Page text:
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Posted On: 12 June 2008 09:18 am
Updated On: 12 November 2020 02:08 pm

Qatar favourite banking destination in the region

Khalifa Al Haroon
Khalifa Al Haroon
Your friendly neighborhood Qatari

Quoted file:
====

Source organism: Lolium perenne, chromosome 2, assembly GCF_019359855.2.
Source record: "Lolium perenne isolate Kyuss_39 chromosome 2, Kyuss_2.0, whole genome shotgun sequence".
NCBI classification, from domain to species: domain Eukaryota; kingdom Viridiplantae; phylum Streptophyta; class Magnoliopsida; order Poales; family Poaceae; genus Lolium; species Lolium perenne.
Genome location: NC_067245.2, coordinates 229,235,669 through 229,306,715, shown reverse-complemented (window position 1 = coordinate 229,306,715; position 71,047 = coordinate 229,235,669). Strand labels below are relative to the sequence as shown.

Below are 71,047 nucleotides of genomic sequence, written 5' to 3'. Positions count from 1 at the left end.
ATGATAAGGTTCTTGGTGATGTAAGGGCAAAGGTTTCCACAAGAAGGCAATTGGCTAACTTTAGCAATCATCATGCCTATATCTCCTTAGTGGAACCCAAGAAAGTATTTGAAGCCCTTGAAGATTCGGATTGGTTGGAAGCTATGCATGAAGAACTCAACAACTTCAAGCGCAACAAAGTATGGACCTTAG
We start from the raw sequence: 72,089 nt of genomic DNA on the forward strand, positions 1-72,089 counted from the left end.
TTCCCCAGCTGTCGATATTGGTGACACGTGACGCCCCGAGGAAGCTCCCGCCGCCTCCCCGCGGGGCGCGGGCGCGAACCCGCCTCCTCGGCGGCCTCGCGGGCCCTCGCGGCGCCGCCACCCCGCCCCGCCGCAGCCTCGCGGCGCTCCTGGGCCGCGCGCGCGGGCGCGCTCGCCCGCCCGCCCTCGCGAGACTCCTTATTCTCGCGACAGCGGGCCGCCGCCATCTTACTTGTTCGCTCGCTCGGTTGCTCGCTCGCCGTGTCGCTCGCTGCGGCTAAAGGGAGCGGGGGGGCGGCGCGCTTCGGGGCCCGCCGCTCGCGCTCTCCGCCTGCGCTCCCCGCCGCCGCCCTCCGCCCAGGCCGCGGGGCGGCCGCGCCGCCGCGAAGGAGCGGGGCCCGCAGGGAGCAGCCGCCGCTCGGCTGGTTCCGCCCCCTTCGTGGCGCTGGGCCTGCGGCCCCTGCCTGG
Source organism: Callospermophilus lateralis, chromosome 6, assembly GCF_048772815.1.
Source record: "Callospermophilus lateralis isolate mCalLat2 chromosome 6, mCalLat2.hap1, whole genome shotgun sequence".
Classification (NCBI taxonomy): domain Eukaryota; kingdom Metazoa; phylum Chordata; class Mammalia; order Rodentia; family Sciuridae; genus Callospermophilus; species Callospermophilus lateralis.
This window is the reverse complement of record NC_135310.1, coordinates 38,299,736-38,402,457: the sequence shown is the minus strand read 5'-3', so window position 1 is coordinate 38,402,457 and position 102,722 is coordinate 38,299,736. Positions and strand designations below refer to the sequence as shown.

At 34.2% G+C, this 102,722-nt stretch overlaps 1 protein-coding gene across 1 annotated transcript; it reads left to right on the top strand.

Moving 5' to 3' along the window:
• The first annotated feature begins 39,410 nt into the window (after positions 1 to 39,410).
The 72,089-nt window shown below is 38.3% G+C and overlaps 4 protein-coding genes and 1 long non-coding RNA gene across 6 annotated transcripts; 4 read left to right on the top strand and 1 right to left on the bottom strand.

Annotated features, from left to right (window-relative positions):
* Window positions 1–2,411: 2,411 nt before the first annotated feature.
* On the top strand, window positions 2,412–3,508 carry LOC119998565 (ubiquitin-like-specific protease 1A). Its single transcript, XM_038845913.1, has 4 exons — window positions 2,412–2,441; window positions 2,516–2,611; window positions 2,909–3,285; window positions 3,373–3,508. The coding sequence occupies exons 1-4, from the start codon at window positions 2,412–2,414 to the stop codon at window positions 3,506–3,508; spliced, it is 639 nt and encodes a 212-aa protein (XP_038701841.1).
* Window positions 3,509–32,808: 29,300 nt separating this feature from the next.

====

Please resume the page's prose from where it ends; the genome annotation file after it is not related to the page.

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Loan growth in GCC countries like Qatar is largely being fuelled by the falling greenback and in spite of central banks' efforts to restrict the increase in borrowings, according to an EFG-Hermes report titled 'MENA Banking Sector: Geared for Growth'. "Despite spreads and costs pressures in some countries, strong asset growth and provisioning charges in a benign economic environment should support average earnings growth of 16 percent for MENA banks over the next three years, with the highest growth expected in Qatar, Egypt and Saudi Arabia," the retail investment bank said. Looking at banking fundamentals, EFG-Hermes said Qatar is its preferred country within the GCC, largely due to strong momentum in investments and overall economic growth. "From a valuation perspective, however, Qatari banks are the most expensive in the region. Qatar is the country with the strongest momentum and low banking penetration." The country's accession to the World Trade Organisation (WTO) means the country would have to lower entry barriers for other banks. "We are seeing growing ambitions among GCC banks for expanding outside their home markets and we believe this is likely to be a key driver for a decline in market concentration," said EFG-Hermes.. On the hydrocarbons sector in the country, EFG-Hermes said Qatar has high hydrocarbon empowerment per capita. "On a reserves per capita basis, this ranges from $3m for the UAE and $13m in Qatar. However, this only tells part of the story as the vast majority of the population in these countries consists of expatriates and therefore the hydrocarbon reserves per citizen is therefore far above its nearest peers, ranging from $13m in Kuwait to $43m in Qatar." While the country is largely dependent on its oil and gas industries for revenues, EFG-Hermes says developments like The Pearl-Qatar and Lusail as well as changes to the legal framework show the country is firmly moving towards creation of a Knowledge-Based Economy (KBE). "Initially this will be an extension of those businesses related to the hydrocarbon and petrochemical industry, such as specialised insurance and project finance, but as it meets with more success, this is likely to broaden into other areas subsequently." This will result in greater opportunities in large corporate and semi-public short-term financing along with increased volumes in construction and mortgages. "Growth will revert in due course to the Small and Medium Enterprises (SMEs) and retail sectors as strong immigration catches up with current investment spend," said the bank. Qatar has made its intentions clear locally and internationally of its plans to veer to a knowledge-based economy and several meetings and seminars have been held here to shore up the SME sector. As it has taken Qatar time to utilise its revenues in terms of investments in areas like infrastructure, certain risks are involved. However, EFG-Hermes said it anticipates substantial success for Qatar's future plans. The Pen